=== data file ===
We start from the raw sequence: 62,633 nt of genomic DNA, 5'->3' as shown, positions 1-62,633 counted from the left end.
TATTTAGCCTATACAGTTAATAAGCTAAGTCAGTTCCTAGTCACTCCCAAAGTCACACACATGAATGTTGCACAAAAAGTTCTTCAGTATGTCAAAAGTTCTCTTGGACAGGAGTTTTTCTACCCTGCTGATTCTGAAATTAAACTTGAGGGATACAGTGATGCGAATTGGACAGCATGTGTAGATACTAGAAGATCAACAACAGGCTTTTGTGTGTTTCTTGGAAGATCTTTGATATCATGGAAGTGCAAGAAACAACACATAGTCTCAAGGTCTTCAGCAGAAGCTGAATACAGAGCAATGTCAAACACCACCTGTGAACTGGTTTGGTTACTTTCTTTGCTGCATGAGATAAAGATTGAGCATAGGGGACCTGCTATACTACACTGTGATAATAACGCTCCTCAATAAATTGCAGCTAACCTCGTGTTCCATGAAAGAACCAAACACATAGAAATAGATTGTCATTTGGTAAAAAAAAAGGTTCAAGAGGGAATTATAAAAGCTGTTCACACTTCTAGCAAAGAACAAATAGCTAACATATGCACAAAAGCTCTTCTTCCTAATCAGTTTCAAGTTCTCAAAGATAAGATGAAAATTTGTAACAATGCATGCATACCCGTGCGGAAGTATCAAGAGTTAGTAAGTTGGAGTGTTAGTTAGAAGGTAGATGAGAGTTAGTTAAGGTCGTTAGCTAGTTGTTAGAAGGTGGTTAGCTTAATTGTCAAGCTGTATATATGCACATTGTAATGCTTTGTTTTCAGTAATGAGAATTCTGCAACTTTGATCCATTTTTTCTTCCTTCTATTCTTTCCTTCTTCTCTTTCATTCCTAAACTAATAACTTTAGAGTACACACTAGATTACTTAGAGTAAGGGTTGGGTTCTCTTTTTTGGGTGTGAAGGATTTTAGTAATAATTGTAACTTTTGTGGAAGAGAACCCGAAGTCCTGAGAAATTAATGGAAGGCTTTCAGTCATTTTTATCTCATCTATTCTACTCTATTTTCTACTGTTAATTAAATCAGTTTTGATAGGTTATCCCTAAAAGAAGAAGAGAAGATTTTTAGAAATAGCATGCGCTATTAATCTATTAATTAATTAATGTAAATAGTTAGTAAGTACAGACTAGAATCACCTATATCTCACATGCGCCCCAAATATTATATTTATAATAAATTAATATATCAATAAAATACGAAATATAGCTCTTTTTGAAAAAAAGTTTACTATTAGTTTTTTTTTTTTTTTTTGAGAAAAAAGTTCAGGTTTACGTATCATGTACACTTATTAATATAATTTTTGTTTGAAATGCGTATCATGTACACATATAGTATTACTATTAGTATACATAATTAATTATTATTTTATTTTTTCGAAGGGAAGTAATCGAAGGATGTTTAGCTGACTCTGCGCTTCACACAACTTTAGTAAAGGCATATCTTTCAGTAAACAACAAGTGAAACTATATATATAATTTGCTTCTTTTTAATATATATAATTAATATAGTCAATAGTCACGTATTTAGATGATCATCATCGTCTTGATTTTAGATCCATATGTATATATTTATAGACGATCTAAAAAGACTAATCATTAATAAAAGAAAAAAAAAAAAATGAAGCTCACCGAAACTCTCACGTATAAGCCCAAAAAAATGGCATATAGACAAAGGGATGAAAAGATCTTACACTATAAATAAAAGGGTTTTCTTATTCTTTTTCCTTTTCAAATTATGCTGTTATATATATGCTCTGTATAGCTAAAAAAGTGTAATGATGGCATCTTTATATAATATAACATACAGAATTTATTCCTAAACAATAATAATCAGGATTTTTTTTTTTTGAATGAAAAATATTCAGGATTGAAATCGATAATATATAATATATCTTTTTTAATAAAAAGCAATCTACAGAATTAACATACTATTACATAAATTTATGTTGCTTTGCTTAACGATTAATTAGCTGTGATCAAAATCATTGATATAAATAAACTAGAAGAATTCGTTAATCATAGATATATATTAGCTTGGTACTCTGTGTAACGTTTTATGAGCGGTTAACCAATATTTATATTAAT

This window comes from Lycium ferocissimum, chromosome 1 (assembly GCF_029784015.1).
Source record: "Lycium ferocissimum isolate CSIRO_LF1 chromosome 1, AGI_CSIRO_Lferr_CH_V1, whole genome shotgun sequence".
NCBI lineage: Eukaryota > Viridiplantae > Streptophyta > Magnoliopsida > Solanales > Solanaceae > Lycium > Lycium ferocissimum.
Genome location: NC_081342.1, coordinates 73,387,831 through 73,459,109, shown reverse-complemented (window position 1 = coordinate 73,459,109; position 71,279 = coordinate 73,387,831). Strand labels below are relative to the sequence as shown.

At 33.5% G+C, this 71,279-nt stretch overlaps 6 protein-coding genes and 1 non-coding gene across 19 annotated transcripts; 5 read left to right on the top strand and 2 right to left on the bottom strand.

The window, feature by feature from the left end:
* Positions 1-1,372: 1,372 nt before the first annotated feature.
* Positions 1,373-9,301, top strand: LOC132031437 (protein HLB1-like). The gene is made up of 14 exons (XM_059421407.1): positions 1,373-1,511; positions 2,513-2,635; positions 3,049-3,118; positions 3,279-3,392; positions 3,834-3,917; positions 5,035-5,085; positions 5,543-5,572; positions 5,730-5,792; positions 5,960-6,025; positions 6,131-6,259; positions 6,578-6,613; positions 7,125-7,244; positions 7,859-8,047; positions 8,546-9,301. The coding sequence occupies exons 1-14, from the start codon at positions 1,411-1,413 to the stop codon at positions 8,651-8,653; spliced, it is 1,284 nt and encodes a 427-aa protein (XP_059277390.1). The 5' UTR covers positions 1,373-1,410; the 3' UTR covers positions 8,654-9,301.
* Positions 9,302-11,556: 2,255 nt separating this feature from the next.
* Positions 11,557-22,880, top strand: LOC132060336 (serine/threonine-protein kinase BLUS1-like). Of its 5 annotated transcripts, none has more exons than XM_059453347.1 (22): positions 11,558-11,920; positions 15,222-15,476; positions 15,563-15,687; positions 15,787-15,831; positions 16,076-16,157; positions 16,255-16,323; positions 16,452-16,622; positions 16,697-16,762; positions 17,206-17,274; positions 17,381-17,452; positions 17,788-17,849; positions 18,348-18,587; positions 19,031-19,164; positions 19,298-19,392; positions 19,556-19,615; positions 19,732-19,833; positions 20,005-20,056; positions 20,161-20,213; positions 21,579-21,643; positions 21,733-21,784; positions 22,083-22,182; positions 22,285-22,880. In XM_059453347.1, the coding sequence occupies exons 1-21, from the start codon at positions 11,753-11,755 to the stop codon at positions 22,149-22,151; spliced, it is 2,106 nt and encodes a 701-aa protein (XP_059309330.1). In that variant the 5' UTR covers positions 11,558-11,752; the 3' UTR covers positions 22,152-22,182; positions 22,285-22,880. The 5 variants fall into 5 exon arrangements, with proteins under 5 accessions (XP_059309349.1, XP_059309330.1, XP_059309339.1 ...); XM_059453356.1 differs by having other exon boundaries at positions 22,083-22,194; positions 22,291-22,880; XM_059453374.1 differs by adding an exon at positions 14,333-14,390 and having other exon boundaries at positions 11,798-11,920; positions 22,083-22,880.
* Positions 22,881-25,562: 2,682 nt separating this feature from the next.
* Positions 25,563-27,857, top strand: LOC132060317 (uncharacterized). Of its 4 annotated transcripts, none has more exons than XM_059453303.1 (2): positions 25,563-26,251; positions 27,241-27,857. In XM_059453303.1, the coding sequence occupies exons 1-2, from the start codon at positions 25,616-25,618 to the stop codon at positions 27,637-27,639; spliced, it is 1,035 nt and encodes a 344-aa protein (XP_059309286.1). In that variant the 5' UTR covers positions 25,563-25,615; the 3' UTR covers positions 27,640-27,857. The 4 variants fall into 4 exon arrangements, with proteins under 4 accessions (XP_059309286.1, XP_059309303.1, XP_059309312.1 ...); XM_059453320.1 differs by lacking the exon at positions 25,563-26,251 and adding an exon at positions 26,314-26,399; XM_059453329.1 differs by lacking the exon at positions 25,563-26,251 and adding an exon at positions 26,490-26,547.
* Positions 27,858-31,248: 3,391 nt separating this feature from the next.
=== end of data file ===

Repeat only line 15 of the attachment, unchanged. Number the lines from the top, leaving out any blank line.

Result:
* Positions 27,858-31,248: 3,391 nt separating this feature from the next.